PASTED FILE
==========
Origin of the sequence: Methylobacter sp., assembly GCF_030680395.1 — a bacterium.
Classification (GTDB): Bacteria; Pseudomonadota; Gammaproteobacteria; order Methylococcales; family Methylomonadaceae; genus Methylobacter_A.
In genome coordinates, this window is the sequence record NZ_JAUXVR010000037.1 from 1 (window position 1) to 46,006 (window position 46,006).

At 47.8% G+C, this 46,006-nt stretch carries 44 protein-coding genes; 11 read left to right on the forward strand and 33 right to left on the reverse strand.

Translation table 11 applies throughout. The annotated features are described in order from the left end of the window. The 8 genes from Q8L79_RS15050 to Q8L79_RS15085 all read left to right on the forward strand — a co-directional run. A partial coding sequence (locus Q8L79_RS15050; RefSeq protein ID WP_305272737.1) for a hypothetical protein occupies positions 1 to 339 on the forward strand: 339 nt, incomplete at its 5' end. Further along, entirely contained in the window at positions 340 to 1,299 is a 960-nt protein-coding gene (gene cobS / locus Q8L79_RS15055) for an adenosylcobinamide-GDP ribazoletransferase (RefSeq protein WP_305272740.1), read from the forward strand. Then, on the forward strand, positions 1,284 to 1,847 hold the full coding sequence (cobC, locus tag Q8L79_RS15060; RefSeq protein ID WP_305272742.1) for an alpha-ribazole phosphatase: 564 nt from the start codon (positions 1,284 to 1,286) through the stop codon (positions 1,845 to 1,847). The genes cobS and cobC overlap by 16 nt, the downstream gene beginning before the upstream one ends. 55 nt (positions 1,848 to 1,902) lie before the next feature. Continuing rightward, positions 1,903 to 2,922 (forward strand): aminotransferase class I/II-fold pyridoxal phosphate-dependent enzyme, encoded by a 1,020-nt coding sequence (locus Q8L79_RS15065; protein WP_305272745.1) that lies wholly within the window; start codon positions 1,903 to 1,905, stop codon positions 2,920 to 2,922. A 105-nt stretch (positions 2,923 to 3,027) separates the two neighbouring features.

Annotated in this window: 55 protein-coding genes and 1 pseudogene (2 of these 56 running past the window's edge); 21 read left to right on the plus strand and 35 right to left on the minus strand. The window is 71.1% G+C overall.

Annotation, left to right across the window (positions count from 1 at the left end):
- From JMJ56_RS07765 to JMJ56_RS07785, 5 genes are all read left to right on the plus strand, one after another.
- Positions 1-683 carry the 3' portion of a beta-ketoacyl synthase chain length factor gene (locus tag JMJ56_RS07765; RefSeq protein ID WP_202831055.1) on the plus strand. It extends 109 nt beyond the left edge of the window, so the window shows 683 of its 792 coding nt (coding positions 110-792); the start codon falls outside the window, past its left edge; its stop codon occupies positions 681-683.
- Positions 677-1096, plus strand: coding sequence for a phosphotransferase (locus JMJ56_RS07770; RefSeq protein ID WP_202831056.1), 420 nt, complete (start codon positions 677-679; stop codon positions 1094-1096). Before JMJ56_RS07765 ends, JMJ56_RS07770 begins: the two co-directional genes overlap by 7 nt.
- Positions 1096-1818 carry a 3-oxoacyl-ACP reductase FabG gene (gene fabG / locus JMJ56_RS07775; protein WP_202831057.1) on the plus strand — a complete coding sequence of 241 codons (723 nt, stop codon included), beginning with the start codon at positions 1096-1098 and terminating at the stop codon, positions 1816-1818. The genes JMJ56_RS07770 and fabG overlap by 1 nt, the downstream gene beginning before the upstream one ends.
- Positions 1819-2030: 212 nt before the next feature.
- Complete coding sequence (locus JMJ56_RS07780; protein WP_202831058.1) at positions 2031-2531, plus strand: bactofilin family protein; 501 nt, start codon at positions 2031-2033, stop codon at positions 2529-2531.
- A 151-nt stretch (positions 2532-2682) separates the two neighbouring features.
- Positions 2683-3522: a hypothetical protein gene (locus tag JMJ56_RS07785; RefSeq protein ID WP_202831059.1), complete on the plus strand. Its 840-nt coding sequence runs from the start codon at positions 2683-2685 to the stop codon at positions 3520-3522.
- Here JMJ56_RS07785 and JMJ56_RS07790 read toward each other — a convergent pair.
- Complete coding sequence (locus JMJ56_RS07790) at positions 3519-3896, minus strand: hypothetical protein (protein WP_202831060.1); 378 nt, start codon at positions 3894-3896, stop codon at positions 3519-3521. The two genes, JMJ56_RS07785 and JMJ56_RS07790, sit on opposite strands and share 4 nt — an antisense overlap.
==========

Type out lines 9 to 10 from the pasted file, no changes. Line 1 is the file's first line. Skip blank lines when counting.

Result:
- Positions 1-683 carry the 3' portion of a beta-ketoacyl synthase chain length factor gene (locus tag JMJ56_RS07765; RefSeq protein ID WP_202831055.1) on the plus strand. It extends 109 nt beyond the left edge of the window, so the window shows 683 of its 792 coding nt (coding positions 110-792); the start codon falls outside the window, past its left edge; its stop codon occupies positions 681-683.
- Positions 677-1096, plus strand: coding sequence for a phosphotransferase (locus JMJ56_RS07770; RefSeq protein ID WP_202831056.1), 420 nt, complete (start codon positions 677-679; stop codon positions 1094-1096). Before JMJ56_RS07765 ends, JMJ56_RS07770 begins: the two co-directional genes overlap by 7 nt.